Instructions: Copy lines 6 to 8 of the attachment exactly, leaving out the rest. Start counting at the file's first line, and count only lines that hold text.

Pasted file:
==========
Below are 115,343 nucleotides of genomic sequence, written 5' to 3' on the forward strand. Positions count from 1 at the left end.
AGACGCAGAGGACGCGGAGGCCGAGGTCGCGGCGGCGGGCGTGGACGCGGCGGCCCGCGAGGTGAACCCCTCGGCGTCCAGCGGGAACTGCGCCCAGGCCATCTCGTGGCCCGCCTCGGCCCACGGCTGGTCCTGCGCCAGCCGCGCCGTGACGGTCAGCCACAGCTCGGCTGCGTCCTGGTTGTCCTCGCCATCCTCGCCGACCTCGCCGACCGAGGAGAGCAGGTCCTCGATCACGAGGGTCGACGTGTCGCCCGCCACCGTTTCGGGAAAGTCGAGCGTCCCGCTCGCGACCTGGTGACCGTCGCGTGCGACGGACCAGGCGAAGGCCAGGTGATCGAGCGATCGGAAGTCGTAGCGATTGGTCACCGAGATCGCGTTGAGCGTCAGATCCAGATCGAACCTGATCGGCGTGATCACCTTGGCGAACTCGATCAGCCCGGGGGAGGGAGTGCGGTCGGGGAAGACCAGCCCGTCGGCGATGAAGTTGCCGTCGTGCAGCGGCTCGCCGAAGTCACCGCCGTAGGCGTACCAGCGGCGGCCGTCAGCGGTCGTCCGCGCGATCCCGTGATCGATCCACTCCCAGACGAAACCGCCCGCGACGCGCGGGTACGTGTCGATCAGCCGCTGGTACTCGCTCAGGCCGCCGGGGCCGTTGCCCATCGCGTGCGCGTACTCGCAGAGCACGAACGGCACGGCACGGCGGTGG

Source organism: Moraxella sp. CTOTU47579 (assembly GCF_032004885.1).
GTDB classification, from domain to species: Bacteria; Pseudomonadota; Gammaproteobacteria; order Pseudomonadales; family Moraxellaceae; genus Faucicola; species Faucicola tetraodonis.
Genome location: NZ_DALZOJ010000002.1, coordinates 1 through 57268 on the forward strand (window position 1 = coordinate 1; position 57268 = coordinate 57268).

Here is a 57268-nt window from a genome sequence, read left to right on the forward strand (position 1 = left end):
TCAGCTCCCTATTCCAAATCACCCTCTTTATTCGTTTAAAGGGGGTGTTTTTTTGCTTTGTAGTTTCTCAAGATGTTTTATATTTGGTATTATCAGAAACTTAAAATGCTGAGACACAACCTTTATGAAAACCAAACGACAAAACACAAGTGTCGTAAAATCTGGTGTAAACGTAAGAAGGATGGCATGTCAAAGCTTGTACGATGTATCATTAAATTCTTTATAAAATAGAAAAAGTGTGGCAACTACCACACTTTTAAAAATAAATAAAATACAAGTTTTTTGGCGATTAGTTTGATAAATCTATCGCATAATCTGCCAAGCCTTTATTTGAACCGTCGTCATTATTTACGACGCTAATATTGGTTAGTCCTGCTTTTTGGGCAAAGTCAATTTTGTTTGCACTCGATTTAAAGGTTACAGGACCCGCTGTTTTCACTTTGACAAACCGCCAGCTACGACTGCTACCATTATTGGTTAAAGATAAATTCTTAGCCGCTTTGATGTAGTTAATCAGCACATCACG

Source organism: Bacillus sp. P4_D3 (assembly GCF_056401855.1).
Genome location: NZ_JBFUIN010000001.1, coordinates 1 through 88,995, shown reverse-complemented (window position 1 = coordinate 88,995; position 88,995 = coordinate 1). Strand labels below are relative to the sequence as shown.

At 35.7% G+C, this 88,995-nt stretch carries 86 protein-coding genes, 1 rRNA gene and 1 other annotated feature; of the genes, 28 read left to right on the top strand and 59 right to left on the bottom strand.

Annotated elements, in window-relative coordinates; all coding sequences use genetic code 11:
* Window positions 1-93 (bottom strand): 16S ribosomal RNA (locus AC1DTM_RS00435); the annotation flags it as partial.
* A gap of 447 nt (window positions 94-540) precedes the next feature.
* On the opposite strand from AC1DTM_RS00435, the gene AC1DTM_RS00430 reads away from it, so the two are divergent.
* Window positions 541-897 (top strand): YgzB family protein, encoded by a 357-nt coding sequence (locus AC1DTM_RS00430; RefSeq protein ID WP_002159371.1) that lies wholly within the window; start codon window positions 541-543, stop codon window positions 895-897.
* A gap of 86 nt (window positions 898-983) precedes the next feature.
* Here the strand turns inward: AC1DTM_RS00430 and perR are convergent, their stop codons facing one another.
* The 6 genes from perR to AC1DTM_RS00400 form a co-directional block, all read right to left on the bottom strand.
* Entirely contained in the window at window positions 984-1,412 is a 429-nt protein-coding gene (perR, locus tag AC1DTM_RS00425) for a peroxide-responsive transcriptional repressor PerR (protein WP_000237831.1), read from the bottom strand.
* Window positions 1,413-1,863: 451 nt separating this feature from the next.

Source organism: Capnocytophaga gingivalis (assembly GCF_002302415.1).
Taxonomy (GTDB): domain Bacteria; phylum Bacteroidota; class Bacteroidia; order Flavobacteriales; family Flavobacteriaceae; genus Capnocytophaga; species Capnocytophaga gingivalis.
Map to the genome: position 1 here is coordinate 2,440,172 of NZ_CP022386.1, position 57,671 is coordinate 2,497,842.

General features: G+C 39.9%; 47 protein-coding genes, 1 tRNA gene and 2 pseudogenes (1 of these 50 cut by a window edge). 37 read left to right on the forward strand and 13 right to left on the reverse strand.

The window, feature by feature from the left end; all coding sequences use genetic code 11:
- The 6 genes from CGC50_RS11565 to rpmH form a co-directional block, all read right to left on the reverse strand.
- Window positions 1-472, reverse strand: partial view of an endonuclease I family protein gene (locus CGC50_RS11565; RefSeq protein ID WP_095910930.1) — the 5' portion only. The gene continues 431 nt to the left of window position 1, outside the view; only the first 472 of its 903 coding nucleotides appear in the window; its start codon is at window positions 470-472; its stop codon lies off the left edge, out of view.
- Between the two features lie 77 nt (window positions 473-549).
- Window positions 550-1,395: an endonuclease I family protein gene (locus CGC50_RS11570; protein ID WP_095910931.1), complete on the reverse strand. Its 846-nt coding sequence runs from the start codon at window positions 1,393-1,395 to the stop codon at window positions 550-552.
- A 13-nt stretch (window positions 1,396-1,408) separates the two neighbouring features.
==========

Here is a 57268-nt window from a genome sequence, read left to right on the forward strand (position 1 = left end):
TCAGCTCCCTATTCCAAATCACCCTCTTTATTCGTTTAAAGGGGGTGTTTTTTTGCTTTGTAGTTTCTCAAGATGTTTTATATTTGGTATTATCAGAAACTTAAAATGCTGAGACACAACCTTTATGAAAACCAAACGACAAAACACAAGTGTCGTAAAATCTGGTGTAAACGTAAGAAGGATGGCATGTCAAAGCTTGTACGATGTATCATTAAATTCTTTATAAAATAGAAAAAGTGTGGCAACTACCACACTTTTAAAAATAAATAAAATACAAGTTTTTTGGCGATTAGTTTGATAAATCTATCGCATAATCTGCCAAGCCTTTATTTGAACCGTCGTCATTATTTACGACGCTAATATTGGTTAGTCCTGCTTTTTGGGCAAAGTCAATTTTGTTTGCACTCGATTTAAAGGTTACAGGACCCGCTGTTTTCACTTTGACAAACCGCCAGCTACGACTGCTACCATTATTGGTTAAAGATAAATTCTTAGCCGCTTTGATGTAGTTAATCAGCACATCACG

Source organism: Bacillus sp. P4_D3 (assembly GCF_056401855.1).